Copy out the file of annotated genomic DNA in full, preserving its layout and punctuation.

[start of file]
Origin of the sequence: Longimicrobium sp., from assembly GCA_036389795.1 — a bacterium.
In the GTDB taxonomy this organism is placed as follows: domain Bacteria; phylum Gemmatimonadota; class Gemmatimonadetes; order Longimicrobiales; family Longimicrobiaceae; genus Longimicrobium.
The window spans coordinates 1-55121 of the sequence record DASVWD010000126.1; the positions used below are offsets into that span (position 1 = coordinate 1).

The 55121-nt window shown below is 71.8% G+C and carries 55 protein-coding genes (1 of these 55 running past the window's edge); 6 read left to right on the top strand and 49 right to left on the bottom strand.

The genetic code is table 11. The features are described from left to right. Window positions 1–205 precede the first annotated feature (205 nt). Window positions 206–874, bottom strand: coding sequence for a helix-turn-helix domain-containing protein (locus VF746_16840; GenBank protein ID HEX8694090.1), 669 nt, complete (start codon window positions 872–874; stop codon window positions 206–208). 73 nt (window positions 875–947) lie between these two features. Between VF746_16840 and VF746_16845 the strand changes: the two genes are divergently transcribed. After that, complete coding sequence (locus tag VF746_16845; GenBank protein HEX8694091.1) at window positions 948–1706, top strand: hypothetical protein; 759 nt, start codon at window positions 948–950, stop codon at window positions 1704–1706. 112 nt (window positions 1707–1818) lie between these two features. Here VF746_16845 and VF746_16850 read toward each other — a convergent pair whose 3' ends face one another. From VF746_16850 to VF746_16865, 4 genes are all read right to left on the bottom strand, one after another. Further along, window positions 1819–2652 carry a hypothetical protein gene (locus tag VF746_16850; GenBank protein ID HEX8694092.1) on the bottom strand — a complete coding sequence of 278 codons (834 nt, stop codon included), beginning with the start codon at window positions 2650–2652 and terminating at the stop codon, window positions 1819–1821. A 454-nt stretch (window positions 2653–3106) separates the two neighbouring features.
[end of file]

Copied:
Origin of the sequence: Longimicrobium sp., from assembly GCA_036389795.1 — a bacterium.
In the GTDB taxonomy this organism is placed as follows: domain Bacteria; phylum Gemmatimonadota; class Gemmatimonadetes; order Longimicrobiales; family Longimicrobiaceae; genus Longimicrobium.
The window spans coordinates 1-55121 of the sequence record DASVWD010000126.1; the positions used below are offsets into that span (position 1 = coordinate 1).

The 55121-nt window shown below is 71.8% G+C and carries 55 protein-coding genes (1 of these 55 running past the window's edge); 6 read left to right on the top strand and 49 right to left on the bottom strand.

The genetic code is table 11. The features are described from left to right. Window positions 1–205 precede the first annotated feature (205 nt). Window positions 206–874, bottom strand: coding sequence for a helix-turn-helix domain-containing protein (locus VF746_16840; GenBank protein ID HEX8694090.1), 669 nt, complete (start codon window positions 872–874; stop codon window positions 206–208). 73 nt (window positions 875–947) lie between these two features. Between VF746_16840 and VF746_16845 the strand changes: the two genes are divergently transcribed. After that, complete coding sequence (locus tag VF746_16845; GenBank protein HEX8694091.1) at window positions 948–1706, top strand: hypothetical protein; 759 nt, start codon at window positions 948–950, stop codon at window positions 1704–1706. 112 nt (window positions 1707–1818) lie between these two features. Here VF746_16845 and VF746_16850 read toward each other — a convergent pair whose 3' ends face one another. From VF746_16850 to VF746_16865, 4 genes are all read right to left on the bottom strand, one after another. Further along, window positions 1819–2652 carry a hypothetical protein gene (locus tag VF746_16850; GenBank protein ID HEX8694092.1) on the bottom strand — a complete coding sequence of 278 codons (834 nt, stop codon included), beginning with the start codon at window positions 2650–2652 and terminating at the stop codon, window positions 1819–1821. A 454-nt stretch (window positions 2653–3106) separates the two neighbouring features.